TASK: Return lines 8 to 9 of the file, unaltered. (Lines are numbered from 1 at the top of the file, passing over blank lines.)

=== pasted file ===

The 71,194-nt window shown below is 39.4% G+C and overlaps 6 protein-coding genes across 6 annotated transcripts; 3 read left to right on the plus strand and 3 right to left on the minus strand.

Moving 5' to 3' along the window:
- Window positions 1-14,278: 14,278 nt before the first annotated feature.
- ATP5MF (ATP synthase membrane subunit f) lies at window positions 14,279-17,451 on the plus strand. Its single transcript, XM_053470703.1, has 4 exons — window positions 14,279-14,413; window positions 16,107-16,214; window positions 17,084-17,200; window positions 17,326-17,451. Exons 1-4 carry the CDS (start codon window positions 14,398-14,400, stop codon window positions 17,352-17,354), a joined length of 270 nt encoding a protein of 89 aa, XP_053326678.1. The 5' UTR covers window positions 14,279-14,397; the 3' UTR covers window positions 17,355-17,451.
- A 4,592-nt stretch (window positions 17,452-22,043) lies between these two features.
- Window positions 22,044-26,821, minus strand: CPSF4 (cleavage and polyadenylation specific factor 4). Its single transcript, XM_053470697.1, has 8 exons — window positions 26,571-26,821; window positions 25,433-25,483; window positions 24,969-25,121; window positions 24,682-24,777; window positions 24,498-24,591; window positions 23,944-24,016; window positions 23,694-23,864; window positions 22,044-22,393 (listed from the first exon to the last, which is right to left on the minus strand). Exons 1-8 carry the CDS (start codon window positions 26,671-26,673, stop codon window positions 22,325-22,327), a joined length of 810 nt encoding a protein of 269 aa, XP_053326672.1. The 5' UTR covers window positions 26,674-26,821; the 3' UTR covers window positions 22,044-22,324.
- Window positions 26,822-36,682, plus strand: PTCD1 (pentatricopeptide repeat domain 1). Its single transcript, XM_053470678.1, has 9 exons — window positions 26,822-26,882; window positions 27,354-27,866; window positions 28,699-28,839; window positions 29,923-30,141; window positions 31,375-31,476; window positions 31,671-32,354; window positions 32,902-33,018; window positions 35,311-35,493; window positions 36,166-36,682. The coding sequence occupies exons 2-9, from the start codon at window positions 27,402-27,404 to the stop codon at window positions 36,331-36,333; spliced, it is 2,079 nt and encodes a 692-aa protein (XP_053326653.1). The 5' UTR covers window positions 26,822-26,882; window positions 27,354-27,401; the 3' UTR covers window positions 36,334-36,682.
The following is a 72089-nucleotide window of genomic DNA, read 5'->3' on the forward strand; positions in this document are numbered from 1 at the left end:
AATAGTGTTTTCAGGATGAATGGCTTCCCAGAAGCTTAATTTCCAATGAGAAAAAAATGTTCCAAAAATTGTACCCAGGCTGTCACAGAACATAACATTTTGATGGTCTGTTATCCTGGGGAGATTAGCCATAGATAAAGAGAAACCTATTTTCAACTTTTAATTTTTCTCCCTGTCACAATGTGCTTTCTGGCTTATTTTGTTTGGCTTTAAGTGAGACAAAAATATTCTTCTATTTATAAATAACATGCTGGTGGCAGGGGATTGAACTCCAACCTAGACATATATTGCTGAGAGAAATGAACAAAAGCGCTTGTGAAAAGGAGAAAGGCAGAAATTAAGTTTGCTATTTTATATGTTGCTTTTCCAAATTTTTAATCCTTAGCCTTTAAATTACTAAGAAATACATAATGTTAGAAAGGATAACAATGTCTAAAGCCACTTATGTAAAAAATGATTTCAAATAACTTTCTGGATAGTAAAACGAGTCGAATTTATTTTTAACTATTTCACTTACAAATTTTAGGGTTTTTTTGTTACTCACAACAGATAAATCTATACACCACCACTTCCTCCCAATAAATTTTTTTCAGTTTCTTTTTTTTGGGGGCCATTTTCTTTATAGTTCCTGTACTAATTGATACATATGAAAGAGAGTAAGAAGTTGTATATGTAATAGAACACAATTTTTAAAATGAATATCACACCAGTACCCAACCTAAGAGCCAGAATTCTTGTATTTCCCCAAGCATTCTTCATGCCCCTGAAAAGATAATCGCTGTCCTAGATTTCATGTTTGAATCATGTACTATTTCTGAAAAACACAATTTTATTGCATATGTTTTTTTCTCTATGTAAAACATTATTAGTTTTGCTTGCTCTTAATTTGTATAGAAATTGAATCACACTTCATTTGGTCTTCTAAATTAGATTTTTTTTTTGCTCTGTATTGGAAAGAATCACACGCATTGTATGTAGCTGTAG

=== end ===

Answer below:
The following is a 72089-nucleotide window of genomic DNA, read 5'->3' on the forward strand; positions in this document are numbered from 1 at the left end:
AATAGTGTTTTCAGGATGAATGGCTTCCCAGAAGCTTAATTTCCAATGAGAAAAAAATGTTCCAAAAATTGTACCCAGGCTGTCACAGAACATAACATTTTGATGGTCTGTTATCCTGGGGAGATTAGCCATAGATAAAGAGAAACCTATTTTCAACTTTTAATTTTTCTCCCTGTCACAATGTGCTTTCTGGCTTATTTTGTTTGGCTTTAAGTGAGACAAAAATATTCTTCTATTTATAAATAACATGCTGGTGGCAGGGGATTGAACTCCAACCTAGACATATATTGCTGAGAGAAATGAACAAAAGCGCTTGTGAAAAGGAGAAAGGCAGAAATTAAGTTTGCTATTTTATATGTTGCTTTTCCAAATTTTTAATCCTTAGCCTTTAAATTACTAAGAAATACATAATGTTAGAAAGGATAACAATGTCTAAAGCCACTTATGTAAAAAATGATTTCAAATAACTTTCTGGATAGTAAAACGAGTCGAATTTATTTTTAACTATTTCACTTACAAATTTTAGGGTTTTTTTGTTACTCACAACAGATAAATCTATACACCACCACTTCCTCCCAATAAATTTTTTTCAGTTTCTTTTTTTTGGGGGCCATTTTCTTTATAGTTCCTGTACTAATTGATACATATGAAAGAGAGTAAGAAGTTGTATATGTAATAGAACACAATTTTTAAAATGAATATCACACCAGTACCCAACCTAAGAGCCAGAATTCTTGTATTTCCCCAAGCATTCTTCATGCCCCTGAAAAGATAATCGCTGTCCTAGATTTCATGTTTGAATCATGTACTATTTCTGAAAAACACAATTTTATTGCATATGTTTTTTTCTCTATGTAAAACATTATTAGTTTTGCTTGCTCTTAATTTGTATAGAAATTGAATCACACTTCATTTGGTCTTCTAAATTAGATTTTTTTTTTGCTCTGTATTGGAAAGAATCACACGCATTGTATGTAGCTGTAG